It’s uncommon for vendors to share their information in the sort of real-time, up-to-the-second dashboard that a Chemical Lead might want. Instead, the producer’s Chemical Lead might get a spreadsheet once a month with attached comments. This is a typical cadence for most chemical management programs today. It is then the Chemical Lead’s job to review and understand the data that has been presented and look at the big picture for ongoing trends and be up to the minute with the vendors' understanding. The immediate problem is that the data is locked into spreadsheets, one sheet per month. Additionally, the producer does not have transparency into the underlying data that was used to perform that calculation. For example: what are the before and after chemical tank level readings? When was the data collected? Was it collected or just estimated? What was the raw before and after readings before the calculations were applied? At what time of the day were the readings taken? Etc.
If there are two or more vendors onsite, it is up to the oil and gas producer to enforce reporting consistency from each vendor. This is often more difficult than would be expected because each vendor will have their own methods within their company that their people are trained to use. Moving away from the “standard” often requires additional manual manipulation, especially when additional fields are requested or the data formats are requested in a different format than the vendor is used to using. For the oil and gas producer, this makes using multiple chemical vendors a challenge.
Over-dosing or under-dosing
Due to the immediate outages that are caused by paraffin wax or asphaltene, chemical programs that control these problems often get a high focus. With the potential to cause immediate production loses, control programs for these problems are very rarely underdosed.
However, corrosion and scale forms over a longer period of time. For this reason, there often does not appear to be any immediate feedback on the success or otherwise of these programs. Due to the expense, it is not possible to analyze water samples or corrosion coupons from every well, every month, so assumptions are made. In these circumstances, it is easy to see how underdosing or overdosing might go unnoticed for many months before a problem is revealed.
The problem of wells that are being batch dosed (treater truck) and not dosing chemicals continuously is also a real problem. Not knowing if the well was dosed and by how much means that troubleshooting root causes by looking at the water cut, temperature, pressure, H2S levels, etc. are useless unless you have a baseline chemical dose to compare the performance against.
To summarize, oil and gas producers can’t manage their wells by exception unless they have the feedback mechanisms in place to understand exceptions when they occur. How can operators create these feedback mechanisms and put them in place?
It might seem obvious that the best way to gain more insight into how chemical management operations are performing is to perform more tests. For example, performing chemical tests on the treated water provides insights into how the chemical balance is being adjusted in the produced fluid. Exposing and analyzing corrosion coupons allows operators a window into how successful the corrosion inhibitor program is working and if the chemical dosing needs to be adjusted up or down or even substituted for another chemical.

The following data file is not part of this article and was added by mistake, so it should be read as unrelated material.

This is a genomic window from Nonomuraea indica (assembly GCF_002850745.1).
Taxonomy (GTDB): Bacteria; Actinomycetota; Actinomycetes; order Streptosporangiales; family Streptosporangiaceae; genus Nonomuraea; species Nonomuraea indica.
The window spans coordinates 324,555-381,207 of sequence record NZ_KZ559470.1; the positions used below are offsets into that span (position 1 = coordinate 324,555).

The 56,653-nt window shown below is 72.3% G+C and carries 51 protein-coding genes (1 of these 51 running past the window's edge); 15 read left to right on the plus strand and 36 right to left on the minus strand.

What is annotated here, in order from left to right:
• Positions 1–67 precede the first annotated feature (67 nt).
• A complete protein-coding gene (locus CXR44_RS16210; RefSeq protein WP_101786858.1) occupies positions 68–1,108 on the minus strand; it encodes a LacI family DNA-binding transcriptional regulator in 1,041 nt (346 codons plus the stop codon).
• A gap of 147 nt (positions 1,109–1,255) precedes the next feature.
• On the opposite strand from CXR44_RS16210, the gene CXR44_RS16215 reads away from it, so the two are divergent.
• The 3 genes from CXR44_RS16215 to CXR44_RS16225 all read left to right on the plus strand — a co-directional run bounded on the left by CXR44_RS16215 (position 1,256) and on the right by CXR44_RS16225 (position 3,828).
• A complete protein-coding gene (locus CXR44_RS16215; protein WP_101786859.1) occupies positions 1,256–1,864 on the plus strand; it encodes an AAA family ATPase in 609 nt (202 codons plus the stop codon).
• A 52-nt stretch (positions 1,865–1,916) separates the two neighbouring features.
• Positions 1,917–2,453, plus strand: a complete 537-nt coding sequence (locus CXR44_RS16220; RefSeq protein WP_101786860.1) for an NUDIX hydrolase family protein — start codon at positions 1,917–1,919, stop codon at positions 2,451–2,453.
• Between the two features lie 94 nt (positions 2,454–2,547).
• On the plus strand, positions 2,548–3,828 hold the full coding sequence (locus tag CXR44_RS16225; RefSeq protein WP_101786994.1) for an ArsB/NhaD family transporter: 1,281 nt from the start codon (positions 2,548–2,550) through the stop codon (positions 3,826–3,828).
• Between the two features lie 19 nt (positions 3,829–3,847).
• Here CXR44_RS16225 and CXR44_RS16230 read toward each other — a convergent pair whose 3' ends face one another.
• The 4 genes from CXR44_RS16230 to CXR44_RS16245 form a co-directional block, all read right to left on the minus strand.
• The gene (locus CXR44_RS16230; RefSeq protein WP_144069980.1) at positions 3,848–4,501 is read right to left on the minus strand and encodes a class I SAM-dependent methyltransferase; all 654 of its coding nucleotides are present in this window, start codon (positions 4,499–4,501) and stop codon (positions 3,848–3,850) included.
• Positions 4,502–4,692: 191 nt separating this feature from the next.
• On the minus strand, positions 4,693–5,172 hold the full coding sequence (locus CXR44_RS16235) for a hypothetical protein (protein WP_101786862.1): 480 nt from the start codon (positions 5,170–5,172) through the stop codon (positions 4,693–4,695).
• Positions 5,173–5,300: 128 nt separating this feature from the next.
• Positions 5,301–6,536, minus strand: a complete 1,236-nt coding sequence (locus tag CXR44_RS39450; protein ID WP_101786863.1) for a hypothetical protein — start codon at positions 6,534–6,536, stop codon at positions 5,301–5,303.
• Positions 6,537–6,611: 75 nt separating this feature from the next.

However, in practice, it is cost-prohibitive to perform all of the chemical monitoring tests needed on each well, each month. Not only does it cost hundreds of dollars to run the tests through a laboratory, but it would require significant labor to collect the samples each month – beyond even the cost of the monthly consumption of chemicals in many cases.
There is an old saying in process control that rings true in chemical management, “at least measure what can be measured!”
The technology exists today to at least passively monitor your chemical management system using tank level sensors that can help you calculate both how much material you have left in your tanks and how much material your chemical pumps are using. This, combined with real-time production data, will give you a sense of how your chemical management implementation impacts production and operations on a real-time basis. Using this information, you can then automate your chemical management, immediately responding to changes in temperature, pressure and shifting production volumes with an optimized chemical dose.
More automated data gathering decreases your reliance on vendors, reduces the cost of maintenance and total travel and maintains production and therefore revenue and profit.
Just like oil tank level measurements, the apparent volume of material in your chemical tanks can vary widely based on aspects such as temperature, pressure, and the mixture of chemicals in use. In addition, your chosen tank management system needs to work with variables that include:
There’s a large number of technologies that specialize in the measurement of volume remaining in chemical tanks. Each deal with the compensation for the various environmental factors differently. These may include: